Grants and Scholarships are the most sought after type of aid, of course! These sources fall into the category called “gift aid”, meaning the aid does NOT need to be repaid. There are a number of grant and scholarship programs available for college and the more popular programs are outlined below:
Federal Grants are based on financial need. A student must complete the FAFSA and demonstrate financial need to be considered for a federal grant. The most common federal grant programs are outlined below.
Federal Pell Grants: Pell Grants are available to undergraduate students who are enrolled at least half time and do not already have a bachelor’s or professional degree. As of the 2016-17 academic year, the maximum Pell Grant award is $5,815. This amount is not a guarantee though, as many factors contribute to awarding Pell Grants. For example, Pell Grants typically are awarded to those students demonstrating the highest need as determined by federal guidelines. In addition, the total cost of the college and the student’s enrollment time status has a bearing on Pell Grant award amounts. Colleges will automatically consider a student for a Pell Grant by virtue of a student having filed a FAFSA. Eligible students will be notified via a financial aid award letter.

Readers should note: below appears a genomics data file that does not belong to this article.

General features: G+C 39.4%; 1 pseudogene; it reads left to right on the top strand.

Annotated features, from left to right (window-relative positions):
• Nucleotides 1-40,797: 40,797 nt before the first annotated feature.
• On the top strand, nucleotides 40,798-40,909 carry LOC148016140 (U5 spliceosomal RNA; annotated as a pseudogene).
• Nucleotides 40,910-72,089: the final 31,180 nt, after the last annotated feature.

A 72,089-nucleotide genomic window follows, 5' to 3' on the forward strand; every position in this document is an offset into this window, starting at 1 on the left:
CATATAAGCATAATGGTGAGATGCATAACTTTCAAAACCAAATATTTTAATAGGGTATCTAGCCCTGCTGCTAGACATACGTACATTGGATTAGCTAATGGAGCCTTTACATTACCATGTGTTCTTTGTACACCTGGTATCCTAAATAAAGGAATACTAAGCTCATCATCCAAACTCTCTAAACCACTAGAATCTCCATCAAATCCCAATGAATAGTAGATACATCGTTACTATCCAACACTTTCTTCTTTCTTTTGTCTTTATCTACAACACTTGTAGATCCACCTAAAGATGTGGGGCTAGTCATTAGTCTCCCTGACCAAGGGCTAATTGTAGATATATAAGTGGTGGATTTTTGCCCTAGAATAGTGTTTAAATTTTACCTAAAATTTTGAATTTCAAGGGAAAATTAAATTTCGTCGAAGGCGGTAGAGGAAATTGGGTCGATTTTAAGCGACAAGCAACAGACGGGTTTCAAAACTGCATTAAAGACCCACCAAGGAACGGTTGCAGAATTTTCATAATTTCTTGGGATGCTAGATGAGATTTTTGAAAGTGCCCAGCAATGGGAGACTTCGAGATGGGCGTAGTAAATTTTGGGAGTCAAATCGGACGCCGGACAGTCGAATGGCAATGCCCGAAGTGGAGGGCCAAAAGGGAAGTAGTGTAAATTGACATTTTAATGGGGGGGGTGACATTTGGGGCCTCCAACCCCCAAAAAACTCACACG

Federal Supplemental Educational Opportunity Grants (FSEOG): Federal Supplemental Educational Opportunity Grants are available to undergraduate students exhibiting exceptional financial need. Pell Grant recipients with the lowest Expected Family Contribution (EFC) will be automatically considered for a Federal Supplemental Educational Opportunity Grant (FSEOG) and awarded accordingly. Grants in the FSEOG program range from $100 to $4,000 a year depending on demonstrated financial need, the college’s total annual funding allotment, college awarding policies, and timing of your financial aid application. Colleges will automatically consider a student for an FSEOG by virtue of a student having filed a FAFSA. Eligible students will be notified via a financial aid award letter.
Teacher Education Assistance for College and Higher Education (TEACH) Grants: TEACH Grants are available to students who intend to teach in a school that serves low-income families and in a subject considered to be a high-need field. There are guidelines and many conditions attached to this program. However, if you think that you may be interested in the field of teaching and may want to pursue this grant program, please read the Teach Grant Fact Sheet on the federal student aid site which clearly defines the eligibility requirements and conditions of receiving the TEACH Grant. If you are still interested after reading the fact sheet, please contact the financial aid office to further discuss this grant option.
Institutional Grants are awards made by some colleges and are based on specific awarding criteria determined by the college. Many institutional grants are need-based; however, there are institutional grants that are merit-based. Check with the colleges and inquire if there are institutional grants that can be applied for separately or if completing the FAFSA is sufficient.